the Constant Warwick, a ship of about 400 tons, and 26 guns. In 1633, the eighth year of Charles's reign, his navy numbered 50 ships, and their aggregate tonnage was 23,595 ; and in 1641, 42 ships, of 22,411 tons. It seems, therefore, that although the number of ships had lessened in that interval, vessels of much larger size must have been introduced in the navy, as the aggregate tonnage was little decreased.
The era of the Commonwealth was, unquestionably, a glorious one for the navy. First the Parliament, and subsequently the Protector, managed the naval affairs of the kingdom with hitherto unparalleled skill and energy, splendidly aided by several great commanders, and especially by the grand old sea-king, Admiral Blake. Holland, Spain, Portugal, France, Tunis and Tripoli, Italy, and the West Indies, all trembled at the thunder of the English guns, and everywhere was the navy of the Commonwealth triumphant. Even ultra-royalists involuntarily expressed profound admiration at the marvellous achievements of their country's fleets under the republicans. Mr. Hepworth Dixon, in the able preface to the new edition of his capital "Life of Blake," makes some pertinent observations which we will here extract :-
One part of the naval career of Blake is of striking interest. He was the first man who broke through the old delusion that ships could not attack batteries. On three memorable occasions Blake attacked stone walls.
at St. Mary's, at Porto Ferrino, and at Santa Cruz-and each time with complete success, Contemporories at first thought him mad, as contemporaries often think men of genius; and the enemies whom he destroyed behind their granite walls consoled themselves by saying he was the devil. Even after his death the wonder did not cease. Clarendon, a political opponent, says of him :-" He was the first man that declined the old track, and Inade it manifest that science might be attained in less time than was imagined; and despised those rules which had been long in practice, to keep his ship and his men ont of danger, which had been held, in former times, a point of great ability and circumspection, as if the principal art requisite in the captain of a ship, had been to be sure to come home safe again. He was the first man who brought the ships to contemn castles on shore, which had been thought ever very formidable, and were discovered by him only to make a noise, and to fright those who could rarely be hurt by them. He was the first that infused that proportion of courage into the seamen, by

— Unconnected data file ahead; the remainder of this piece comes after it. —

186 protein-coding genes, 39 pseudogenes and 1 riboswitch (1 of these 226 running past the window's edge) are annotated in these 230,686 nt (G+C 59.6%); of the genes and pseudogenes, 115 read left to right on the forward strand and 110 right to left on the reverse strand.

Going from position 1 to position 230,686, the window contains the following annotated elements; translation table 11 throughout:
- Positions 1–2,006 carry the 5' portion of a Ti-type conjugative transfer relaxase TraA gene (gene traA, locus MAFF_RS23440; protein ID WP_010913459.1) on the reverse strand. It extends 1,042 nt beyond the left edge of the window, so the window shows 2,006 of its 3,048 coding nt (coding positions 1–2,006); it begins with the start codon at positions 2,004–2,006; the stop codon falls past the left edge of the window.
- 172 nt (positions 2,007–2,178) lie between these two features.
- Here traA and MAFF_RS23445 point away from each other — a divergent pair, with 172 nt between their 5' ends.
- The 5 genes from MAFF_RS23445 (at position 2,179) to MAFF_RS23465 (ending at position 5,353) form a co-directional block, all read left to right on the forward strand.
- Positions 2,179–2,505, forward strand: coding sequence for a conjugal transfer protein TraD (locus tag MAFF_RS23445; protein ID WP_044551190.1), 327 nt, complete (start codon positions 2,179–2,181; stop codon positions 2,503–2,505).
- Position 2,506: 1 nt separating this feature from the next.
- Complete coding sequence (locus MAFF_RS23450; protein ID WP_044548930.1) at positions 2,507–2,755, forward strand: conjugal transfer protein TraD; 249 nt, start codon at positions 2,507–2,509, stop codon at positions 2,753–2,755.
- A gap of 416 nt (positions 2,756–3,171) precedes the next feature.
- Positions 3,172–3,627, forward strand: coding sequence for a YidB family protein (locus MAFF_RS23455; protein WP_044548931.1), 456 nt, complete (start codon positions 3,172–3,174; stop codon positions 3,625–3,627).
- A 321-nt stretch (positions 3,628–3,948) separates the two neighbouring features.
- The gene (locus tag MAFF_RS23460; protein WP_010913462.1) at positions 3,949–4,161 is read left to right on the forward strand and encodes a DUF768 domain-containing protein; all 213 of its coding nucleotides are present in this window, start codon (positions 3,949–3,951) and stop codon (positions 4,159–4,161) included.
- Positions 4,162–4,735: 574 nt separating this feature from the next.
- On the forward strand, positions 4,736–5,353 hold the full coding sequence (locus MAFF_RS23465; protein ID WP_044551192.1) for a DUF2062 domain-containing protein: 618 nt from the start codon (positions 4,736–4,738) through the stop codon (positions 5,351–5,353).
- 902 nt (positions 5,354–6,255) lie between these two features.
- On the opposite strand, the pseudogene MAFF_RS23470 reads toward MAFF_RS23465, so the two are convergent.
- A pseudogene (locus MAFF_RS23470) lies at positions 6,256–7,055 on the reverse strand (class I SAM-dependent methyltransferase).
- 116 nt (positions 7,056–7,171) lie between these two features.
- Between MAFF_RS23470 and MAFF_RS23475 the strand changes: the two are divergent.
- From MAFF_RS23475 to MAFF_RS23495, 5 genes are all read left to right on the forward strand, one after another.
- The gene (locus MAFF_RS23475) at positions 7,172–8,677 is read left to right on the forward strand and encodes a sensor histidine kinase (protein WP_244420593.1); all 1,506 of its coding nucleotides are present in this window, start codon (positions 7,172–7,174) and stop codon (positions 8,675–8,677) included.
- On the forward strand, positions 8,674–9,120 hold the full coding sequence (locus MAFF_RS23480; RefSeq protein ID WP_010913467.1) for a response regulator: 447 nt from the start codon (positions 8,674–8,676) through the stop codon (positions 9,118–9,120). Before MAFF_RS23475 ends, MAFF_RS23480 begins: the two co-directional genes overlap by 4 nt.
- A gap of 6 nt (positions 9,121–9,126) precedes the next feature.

making them see, by experience, what mighty things they could do if they were resolved, and taught them to fight in fire as well as upon water; and though he hath been very well imitated and followed, he was the first that drew the copy of naval courage, and bold and resolute achievement." There are officers who still think it madness to oppose ships to batteries, though steam has added wings to the man-of-war, enabling it to attack when and how it pleases, to retire from the range, to return at will, to shift the position, to defy winds and tide. There are still officers who think their chief business lies in coming home safe again. Blake was of another mind; Nelson was of another mind; Dundonald, I believe, is of another mind. Santa Cruz was Blake's Cronstadt-one of the strongest fortresses of the seventeenth century; when Blake attacked it with his worn and rotting ships, it was strengthened by an enormous fleet -a fleet carrying nearly as many guns, and far more men, than his own. The Spaniards were as confident as the Muscovites in the impregnability of the fortress; yet he entered the harbour, silenced the batteries, and burnt the fleet. The royalist writers were overpowered by this brilliant feat of arms. Common men, of course, adhere to the common opinion; but uncommon men see that Blake was right, as well as successful, in attacking Santa Cruz. The most brilliant seaman of our generation—the true successor of Elake and Nelson-Lord Dundonald (who has done the writer of this narrative the very great honour of revising the naval part of it), has written some brief and pregnant notes on Blake's most celebrated actions. This was before the Russian war broke out, and long before the question of attacking Helsingfors and Cronstadt arose. With respect to Blake's attack on Santa Cruz, Lord Dundonald says, in a profound and characteristic passage: "On the principle which